The sign of the slowdown in China is the fact that rents in Honk Kong are falling. Rentals there have been from $10,000 to $23,000 a month. They were off almost 20% in 2011.
The high-end rentals are falling faster.
The market for rents in the range of US$25,000 to US$32,000 has been particularly hard hit because some financial institutions and banks have chosen not to fill vacancies at the director level, says one property agency. Many financial industry expatriates are reportedly considering moving down from the rarefied higher reaches of Hong Kong’s Mid Levels to Discovery Bay, which requires a ferry ride to Hong Kong’s central business district – and used to be called “Delivery Bay” because so many young couples pushing prams chose to live there.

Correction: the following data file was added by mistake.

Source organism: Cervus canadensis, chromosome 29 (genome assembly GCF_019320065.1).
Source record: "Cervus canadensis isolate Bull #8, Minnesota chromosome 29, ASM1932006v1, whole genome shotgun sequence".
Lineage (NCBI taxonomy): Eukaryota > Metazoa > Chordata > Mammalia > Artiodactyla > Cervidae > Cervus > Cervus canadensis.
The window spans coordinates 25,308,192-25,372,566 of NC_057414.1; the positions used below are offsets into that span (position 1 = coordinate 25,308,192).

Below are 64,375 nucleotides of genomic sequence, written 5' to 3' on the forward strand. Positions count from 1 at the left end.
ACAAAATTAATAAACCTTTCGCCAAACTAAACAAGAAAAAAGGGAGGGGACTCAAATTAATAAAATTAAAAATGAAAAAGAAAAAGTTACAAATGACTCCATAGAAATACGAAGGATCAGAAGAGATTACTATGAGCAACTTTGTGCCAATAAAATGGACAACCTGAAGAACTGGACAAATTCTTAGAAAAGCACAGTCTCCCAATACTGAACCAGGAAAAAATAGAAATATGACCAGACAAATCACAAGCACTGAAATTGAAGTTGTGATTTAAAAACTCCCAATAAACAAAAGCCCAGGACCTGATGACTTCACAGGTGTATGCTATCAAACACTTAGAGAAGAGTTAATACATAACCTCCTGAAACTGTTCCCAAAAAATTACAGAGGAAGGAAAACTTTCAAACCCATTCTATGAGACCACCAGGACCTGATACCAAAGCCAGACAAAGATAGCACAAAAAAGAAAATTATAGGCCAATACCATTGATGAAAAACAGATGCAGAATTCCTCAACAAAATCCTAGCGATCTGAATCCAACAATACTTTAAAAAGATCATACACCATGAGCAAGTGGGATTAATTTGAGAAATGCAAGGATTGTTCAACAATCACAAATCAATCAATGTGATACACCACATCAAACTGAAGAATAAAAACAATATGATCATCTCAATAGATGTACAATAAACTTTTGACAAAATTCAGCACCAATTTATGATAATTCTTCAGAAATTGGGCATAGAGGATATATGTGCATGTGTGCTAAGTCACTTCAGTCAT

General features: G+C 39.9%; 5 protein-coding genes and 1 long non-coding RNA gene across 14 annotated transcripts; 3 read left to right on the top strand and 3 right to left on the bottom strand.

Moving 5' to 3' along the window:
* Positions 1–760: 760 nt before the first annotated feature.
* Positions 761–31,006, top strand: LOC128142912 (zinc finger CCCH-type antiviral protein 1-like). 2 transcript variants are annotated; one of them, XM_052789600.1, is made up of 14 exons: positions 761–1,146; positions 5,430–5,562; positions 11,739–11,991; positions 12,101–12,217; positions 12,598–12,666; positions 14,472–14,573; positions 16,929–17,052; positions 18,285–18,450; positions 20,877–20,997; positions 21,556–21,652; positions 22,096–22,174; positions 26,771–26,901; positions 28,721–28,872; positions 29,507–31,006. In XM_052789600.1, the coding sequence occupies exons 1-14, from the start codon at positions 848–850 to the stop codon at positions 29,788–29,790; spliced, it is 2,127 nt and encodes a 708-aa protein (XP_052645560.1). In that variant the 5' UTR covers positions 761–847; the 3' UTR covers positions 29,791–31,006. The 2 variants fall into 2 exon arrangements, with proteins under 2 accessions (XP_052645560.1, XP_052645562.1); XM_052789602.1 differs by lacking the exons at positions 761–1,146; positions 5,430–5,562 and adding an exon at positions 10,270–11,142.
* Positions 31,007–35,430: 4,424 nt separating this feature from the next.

The bubble has not yet burst. But the slowdown is real, and it is accelerating.
The Austrian theory of the business cycle is valid in China, too. But the central bank has pumped up money to keep the boom going. There is now a huge bubble in rental properties.
As always, those in the middle of a bubble deny that it’s a bubble.